More of Us Live in Income Segregated Neighborhoods

Posted by kevin on October 19, 2013 under Foreclosure Blog | Comments are off for this article

Usually, we talk about foreclosure and events surrounding the fallout caused by the mortgage crisis.

In the last few weeks, however, we have lived through the drama of the government shutdown. Now, you could say that the culprits were the Tea Party activists for pushing the envelop, or Harry Reid and the President for refusing to negotiate any significant changes to Obamacare. I say that there is enough blame to go around with some finger pointing to be directed to the media as well.

One thing is sure. The country is divided- by political party for sure; but also, more or less, by economic group, by age, by race and, it appears, by neighborhoods.

A Pew Research Center report called “The Rise of Residential Segregation by Income” concluded that the share of lower-income and upper-income households who live mainly among other households of their income class increased significantly from the 1980 census to the 2010 one. The percentage of upper-income households who live in majority upper-income census tracks doubled, from 9% to 18%, while the percentage of lower-income households who live in majority lower-income household increased significantly, from 23% to 28%.

The more important backstory here is the by now much-discussed contraction of the middle class. This is not just the result of the last few years’ Great Recession, but has been happening for decades. In 1980, middle-income households (those with income from 67% to 200% of the national median) included 54% of U.S. households, but by 2010 they were down to 48%.

With less households at middle income, there are more census tracts (local areas with about 4,200 people) that are either majority lower income (less than 67% of median) or majority upper-income (more than 200% of median income). From 1980 to 2010, the portion of census tracts that did not have majority middle income climbed from 15% to 24% (up from 15% to 18% for lower income and from 3% to 6% for upper income).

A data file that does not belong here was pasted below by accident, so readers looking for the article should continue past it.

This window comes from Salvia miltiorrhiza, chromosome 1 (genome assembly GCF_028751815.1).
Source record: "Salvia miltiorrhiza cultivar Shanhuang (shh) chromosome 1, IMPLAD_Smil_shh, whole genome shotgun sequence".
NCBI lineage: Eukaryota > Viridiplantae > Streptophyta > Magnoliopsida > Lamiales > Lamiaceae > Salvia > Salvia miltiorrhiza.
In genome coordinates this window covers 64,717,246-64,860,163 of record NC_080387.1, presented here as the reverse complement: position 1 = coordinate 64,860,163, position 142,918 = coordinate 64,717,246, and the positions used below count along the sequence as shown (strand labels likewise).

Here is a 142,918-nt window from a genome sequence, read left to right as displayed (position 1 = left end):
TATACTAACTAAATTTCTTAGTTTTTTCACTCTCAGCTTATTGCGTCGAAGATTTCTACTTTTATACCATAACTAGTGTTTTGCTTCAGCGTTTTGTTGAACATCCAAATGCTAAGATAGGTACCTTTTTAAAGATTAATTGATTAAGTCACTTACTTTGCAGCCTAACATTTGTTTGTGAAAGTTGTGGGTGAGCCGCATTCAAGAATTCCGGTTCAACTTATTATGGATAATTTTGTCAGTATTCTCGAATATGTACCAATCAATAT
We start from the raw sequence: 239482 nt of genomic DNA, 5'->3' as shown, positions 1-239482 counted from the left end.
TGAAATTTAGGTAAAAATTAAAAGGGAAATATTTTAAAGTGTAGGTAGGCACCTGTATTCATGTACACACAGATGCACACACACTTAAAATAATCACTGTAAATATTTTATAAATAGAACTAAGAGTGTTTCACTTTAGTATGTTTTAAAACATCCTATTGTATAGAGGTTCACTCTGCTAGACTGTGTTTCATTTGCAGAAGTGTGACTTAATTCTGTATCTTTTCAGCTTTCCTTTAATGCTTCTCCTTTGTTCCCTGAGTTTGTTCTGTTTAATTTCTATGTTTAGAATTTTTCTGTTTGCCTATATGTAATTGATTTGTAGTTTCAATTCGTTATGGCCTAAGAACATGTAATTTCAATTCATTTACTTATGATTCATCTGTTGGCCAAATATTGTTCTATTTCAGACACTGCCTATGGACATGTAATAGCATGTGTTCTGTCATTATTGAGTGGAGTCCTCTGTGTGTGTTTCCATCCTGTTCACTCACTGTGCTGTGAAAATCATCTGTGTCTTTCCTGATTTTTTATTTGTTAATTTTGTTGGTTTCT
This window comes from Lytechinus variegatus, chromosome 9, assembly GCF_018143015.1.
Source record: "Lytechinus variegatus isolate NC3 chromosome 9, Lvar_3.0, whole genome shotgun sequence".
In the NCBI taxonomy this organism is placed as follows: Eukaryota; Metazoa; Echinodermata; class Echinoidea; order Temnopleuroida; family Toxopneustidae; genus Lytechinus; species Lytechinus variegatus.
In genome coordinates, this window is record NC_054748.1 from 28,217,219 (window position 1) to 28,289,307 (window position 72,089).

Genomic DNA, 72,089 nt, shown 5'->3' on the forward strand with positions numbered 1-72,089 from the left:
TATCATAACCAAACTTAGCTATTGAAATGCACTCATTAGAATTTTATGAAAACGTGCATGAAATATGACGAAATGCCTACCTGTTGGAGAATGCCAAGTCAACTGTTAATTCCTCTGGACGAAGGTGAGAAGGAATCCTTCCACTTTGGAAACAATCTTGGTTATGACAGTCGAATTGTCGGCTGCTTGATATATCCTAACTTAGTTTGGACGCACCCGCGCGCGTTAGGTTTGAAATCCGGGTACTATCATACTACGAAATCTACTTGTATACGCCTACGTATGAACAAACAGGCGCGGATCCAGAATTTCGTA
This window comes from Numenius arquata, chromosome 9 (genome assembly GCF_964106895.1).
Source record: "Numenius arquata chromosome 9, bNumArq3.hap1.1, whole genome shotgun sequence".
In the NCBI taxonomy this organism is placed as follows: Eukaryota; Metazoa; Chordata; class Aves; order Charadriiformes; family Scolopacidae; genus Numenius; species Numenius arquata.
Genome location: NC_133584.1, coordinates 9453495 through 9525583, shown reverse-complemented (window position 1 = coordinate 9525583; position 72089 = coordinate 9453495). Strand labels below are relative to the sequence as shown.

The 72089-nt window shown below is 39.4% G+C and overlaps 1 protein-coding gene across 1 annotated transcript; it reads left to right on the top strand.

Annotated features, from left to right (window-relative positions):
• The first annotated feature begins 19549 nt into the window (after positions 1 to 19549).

At the threshold points of 67%/200% of median income, in 2010 lower income was defined as less than $34,000 of household income, and upper income as $104,000 and above. Although these dollar amount may or may not fit your personal definition of these economic classes, the Pew Center conducted multiple analyses using different thresholds to define lower- and upper-income households, and the basic finding reported here of increased residential segregation by income was consistent regardless of which threshold were used.

At this point you may be saying, well of course, people live in neighborhoods they can afford, so well-off people will live in expensive neighborhoods and the less well-off will live in more modest ones. True, but what is meaningful is the trend towards greater residential segregation, and particularly the sharpness of the trend. We’ve seen a widening income gap between the rich and the poor, and now understand that this has come with fewer of us living in mixed-income neighborhoods, and more of us living among people like us economically. This fast-increasing isolation of the economic classes from each other can have profound consequences for the nation’s social and political cohesiveness. Our national motto—“E Pluribus Unum,” “out of many, one”—is being sorely tried by our deep and seemingly increasing political divides. Adding a deepening economic divide only increases the challenge of working together constructively.

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